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Preparing for Hurricane Season
Hurricane Season is officially here in Florida, so it is time to evaluate your needs and make a plan. Please do not wait until the last minute.
Most seniors are on some type of prescription medication, a pharmaceutical drug that legally requires a prescription to be dispensed. It may be a medication you take for your heart, blood pressure, diabetes, thyroid, anxiety, or depression, just to name a few reasons. Most of the time when these medicines are dispensed by the pharmacy they are explicit in the directions with regard to dosage, route of administration, frequency, etc. But, every once in a while a medical abbreviation will show up on a script that may be confusing unless you are in the medical profession. Below is a list of the most commonly used prescription medication abbreviations.
How COVID 19 Has Changed the Lives of Seniors
Much has been written about COVID 19 over the past 13 months. The effects of COVID on working people, school age children, etc., have been discussed, but this Blog will focus on how COVID has specifically impacted the lives of seniors.
Gratitude and Thankfulness
We always focus on gratitude and thankfulness during holidays such as Thanksgiving, Christmas, Easter, etc. However, being grateful should not be limited to a few special days of the year. It is something we should be aware of every single day and, by doing so, we can become happier.
Ideas for Rainy Days for Seniors
Rainy season in Florida usually begins in May and, even though it will often rain and then clear up and be sunny, we certainly have days when it rains all day long. For most people that is not a problem and we will keep ourselves busy indoors, but for others it can be boring. Below is a list of rainy-day activities for those times when you just cannot be outdoors.
The Reality of Grief
Grief affects each of us in different ways. If you are losing, or have lost, someone or something that you love, be prepared for the reality that grief will drag you through. From the common first emotion of debilitating shock to later emotions such as isolation, loneliness, and a desperate longing for the loved one that seems as though it will never go away. As hard as it is to go through, grief is a natural and normal response to a loss that has occurred or is expected to occur.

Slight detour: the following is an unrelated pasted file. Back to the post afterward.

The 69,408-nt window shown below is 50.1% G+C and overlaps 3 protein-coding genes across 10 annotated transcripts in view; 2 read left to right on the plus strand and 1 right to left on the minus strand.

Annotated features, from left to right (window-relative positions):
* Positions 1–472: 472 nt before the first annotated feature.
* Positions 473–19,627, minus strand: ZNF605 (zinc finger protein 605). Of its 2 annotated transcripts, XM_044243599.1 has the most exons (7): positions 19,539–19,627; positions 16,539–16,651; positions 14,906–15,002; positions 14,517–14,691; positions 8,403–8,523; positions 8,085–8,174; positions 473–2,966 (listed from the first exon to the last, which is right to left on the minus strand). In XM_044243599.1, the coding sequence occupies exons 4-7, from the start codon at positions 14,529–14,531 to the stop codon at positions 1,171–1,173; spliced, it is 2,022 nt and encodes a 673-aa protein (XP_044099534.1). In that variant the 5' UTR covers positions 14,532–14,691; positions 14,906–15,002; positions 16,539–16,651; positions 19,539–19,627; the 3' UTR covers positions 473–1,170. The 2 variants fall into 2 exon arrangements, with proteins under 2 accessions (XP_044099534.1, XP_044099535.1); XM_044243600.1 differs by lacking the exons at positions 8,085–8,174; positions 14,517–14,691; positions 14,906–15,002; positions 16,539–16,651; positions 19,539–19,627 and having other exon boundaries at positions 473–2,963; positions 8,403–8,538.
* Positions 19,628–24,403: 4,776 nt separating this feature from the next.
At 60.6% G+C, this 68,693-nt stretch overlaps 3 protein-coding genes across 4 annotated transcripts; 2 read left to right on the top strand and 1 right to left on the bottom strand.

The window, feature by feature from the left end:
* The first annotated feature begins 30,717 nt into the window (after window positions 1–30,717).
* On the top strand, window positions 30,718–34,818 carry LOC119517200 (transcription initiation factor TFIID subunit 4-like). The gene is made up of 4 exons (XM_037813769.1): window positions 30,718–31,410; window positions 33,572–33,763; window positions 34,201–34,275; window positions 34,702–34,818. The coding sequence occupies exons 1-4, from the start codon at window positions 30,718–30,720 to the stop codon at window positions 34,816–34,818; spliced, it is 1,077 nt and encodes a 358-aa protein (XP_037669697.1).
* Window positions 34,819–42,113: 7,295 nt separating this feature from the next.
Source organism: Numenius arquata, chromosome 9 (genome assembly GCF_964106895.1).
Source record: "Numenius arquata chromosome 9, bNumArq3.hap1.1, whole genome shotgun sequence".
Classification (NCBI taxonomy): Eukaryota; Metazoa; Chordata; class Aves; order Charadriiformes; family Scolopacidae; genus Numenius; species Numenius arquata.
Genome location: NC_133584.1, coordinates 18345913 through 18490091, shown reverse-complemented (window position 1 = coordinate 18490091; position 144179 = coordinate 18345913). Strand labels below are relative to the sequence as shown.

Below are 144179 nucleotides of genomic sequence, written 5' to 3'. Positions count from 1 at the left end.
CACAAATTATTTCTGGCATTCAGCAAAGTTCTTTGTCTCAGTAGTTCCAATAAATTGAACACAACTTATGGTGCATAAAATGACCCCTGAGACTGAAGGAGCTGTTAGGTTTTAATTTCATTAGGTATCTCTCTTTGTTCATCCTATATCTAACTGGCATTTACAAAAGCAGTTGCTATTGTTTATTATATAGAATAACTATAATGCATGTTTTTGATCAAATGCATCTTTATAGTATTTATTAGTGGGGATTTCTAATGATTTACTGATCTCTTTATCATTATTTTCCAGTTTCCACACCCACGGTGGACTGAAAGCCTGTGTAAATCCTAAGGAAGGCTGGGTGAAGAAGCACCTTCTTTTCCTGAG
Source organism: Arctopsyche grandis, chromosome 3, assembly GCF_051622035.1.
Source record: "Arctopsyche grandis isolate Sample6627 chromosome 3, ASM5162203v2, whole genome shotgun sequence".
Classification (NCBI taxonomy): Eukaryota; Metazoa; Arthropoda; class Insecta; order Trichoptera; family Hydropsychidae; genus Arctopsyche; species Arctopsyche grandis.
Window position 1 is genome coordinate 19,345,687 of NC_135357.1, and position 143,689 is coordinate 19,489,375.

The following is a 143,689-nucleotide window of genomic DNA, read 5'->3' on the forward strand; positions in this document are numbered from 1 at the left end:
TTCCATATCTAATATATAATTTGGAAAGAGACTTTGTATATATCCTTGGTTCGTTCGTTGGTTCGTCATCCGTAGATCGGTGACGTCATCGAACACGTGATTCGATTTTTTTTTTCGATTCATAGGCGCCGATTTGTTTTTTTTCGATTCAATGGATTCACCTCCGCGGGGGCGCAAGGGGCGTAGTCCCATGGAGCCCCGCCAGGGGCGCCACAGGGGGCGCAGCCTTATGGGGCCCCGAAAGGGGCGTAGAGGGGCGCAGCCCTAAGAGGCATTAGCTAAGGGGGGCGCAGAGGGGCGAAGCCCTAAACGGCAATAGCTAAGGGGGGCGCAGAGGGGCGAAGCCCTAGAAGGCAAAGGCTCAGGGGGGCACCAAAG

Preparing for Hurricane Season
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June 15, 2021
by TammyS | For Seniors
Preparing For Hurricane Season
If Seniors Helping Seniors can assist you in any way, please call 772-492-838
Evaluate Your Needs and Make a Plan
? What medicine do you take on a regular basis and do you have enough on hand?
? Are you independently mobile and can you drive?
? Where will I go if I have to evacuate my home?
? Know your evacuation route and, if ordered to evacuate, do not delay.
? Where is the shelter nearest you and, if you have a pet(s), do they accept animals?
? Do I have the means to monitor emergency hurricane updates?
? Who will I chose to make aware of my plan?
? Designate a small, interior, windoless room in your home for everyone to go to if you are not evacuating.
? Designate areas outside of your home (local or non-local) to meet up with family if your home is destroyed.
? Prepare an emergency contact list of family and save in your phone or e-mail account. That way, you just need to text or e-mail one time and everyone will get your message.
? If you need to contact someone, texting uses less bandwidth than a phone call and if it cannot immediately go through, it generally will when service becomes available.
Emergency Preparedness Kit for Home
? Water – 1 gallon/person per day
? Food – 5-days-worth of non-perishable food
? Manual can opener
? Medications and essential toiletries, including toilet paper
? Cell phone, charger and portable battery pack in event of no electricity
? Small hand-cranked or battery-operated AM/FM radio and extra batteries
? Flashlight (preferably long-lasting LED) with extra batteries
? Tarps or other waterproof coverings in case your home is damaged
? Know your evacuation route and fill car(s) with gas prior to storm in the event of evacuation orders
? Place important documents in water-proof bag and put in a safe place (birth certificate, drivers license, Social Security, Medicare and other insurance cards
? Hand sanitizer and wipes
? Cash (ATMs will not be functional during power outages)
Emergency “Go Bag” small and portable, i.e. backpack or lightweight suitcase with wheels
? Medications and travel-sized sanitary products and toiletries for a minimum of three to seven days
? Cell phone, charger and portable battery pack if no electricity for a few days
? Extra eyeglasses if you have them
? Small first aid kit and face masks
? If you use large items, such as an oxygen tank, you will need a portable version
? Clothing for deveral days and waterproof boots - you may have to walk through standing water or debris
? Zip-top waterproof bag with photocopies of Birth Certificate, Driver’s License, Social Security and Medicare cards, Power of Attorney, Will, Marriage, Adoption or Naturalization Certificates, Proof of Address, Video or Photo Home Inventory (these may also be stored in the "Cloud"), Deeds, Insurance, Medical, Immunization, and Pet Records, Information about your Credit and ATM cards, and Emergency Contacts. Leave originals in a safe, waterproof place or safety deposit box.
? Family contact information
? Bottled water and potable nourishment, i.e. granola bars, small cans of nourishing food such as soup, salmon, or tuna, and a manual can opener
? Cash – be sure to include small bills and rolls of quarters for vending machine needs
? Baby and pet supplies. Take a photo of you and your pet in case they get lost and you must prove they are yours.